Mixed matrix composite membranes for gas separation
So far, the industrial use of technical separation membranes has been largely limited to liquid filtration. Reasons are in particular inadequate separation properties and high membrane costs. Due to their inherent energy efficiency, membranes offer enormous potential for the separation of gases.
In the MEGA project, mixed matrix membranes were developed with great potential for gas separation. Microporous framework compounds (zeolites, MOFs) with defined pore sizes were embedded in polymer matrices and are therefore suitable for the separation of gas molecules by size exclusion. For this purpose, porous PVDF hollow fiber membranes were coated with appropriate polymer dispersions by continuous dip coating. The layer thickness of the mixed matrix layer in the range from 500 nm to 5 μm could be controlled via the viscosity of the dispersion and the coating speed. The use of nanoparticular framework connections (< 100 nm) is decisive for the quality of the layers. By controlling the layer thickness, only small amounts of material are required for the coating.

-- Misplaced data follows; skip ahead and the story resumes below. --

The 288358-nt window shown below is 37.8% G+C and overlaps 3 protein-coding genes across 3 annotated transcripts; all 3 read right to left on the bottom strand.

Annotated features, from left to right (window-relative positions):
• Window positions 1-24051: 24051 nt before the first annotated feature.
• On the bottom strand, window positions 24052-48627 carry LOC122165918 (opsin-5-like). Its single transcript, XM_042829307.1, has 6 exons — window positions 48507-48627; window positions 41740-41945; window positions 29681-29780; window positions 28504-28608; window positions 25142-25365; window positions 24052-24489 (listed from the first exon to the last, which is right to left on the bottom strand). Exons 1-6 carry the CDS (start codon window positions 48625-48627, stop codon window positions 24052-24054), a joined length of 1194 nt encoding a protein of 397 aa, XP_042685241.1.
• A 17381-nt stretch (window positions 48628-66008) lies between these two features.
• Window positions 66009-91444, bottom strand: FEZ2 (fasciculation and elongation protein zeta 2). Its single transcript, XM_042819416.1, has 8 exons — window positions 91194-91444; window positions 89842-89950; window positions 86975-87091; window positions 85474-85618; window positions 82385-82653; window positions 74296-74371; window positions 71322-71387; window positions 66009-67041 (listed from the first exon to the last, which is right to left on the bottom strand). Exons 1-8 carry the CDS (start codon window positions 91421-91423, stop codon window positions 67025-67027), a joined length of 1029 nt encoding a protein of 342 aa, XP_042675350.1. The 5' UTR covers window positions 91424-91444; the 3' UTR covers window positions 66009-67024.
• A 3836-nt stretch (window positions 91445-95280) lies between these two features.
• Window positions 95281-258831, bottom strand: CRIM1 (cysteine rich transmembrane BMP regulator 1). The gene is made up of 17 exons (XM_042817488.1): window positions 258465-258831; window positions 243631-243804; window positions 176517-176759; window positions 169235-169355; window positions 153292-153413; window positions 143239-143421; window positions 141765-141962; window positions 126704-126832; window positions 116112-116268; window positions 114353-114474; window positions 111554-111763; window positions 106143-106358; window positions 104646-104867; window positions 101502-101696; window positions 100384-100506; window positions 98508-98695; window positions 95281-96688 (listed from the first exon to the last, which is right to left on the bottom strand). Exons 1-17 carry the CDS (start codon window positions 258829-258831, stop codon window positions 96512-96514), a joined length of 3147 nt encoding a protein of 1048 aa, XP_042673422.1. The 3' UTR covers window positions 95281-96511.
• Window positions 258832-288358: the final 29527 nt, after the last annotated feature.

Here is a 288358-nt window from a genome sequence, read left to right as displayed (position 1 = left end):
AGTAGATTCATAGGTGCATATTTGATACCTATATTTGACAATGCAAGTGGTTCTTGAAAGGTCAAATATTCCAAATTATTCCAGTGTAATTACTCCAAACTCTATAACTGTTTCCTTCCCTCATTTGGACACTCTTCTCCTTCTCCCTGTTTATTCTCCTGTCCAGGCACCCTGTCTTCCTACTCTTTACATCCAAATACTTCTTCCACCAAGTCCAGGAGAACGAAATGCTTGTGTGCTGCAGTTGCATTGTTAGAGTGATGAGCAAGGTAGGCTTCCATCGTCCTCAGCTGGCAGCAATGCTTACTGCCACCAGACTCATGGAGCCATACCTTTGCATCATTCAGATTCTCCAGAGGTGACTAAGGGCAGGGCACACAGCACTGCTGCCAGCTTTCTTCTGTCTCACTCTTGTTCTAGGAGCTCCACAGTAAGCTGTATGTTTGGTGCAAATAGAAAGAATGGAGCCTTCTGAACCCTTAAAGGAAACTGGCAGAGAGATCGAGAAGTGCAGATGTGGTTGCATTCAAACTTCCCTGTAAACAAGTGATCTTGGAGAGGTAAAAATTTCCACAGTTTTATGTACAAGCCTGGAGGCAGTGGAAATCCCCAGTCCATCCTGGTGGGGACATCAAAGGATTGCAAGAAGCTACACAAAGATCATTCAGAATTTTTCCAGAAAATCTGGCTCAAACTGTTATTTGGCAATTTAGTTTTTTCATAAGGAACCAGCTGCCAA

The mixed matrix membranes show improved separation properties compared to pure polymer coatings. The water vapor permeability of polyvinyl alcohol layers increased about almost 100 percent to 7000 barrers by adding SAPO‑34 particles. By selecting suitable polymer‑MOF combinations, the separation properties of the membranes can be adapted as for partitioning of carbon dioxide in waste gases.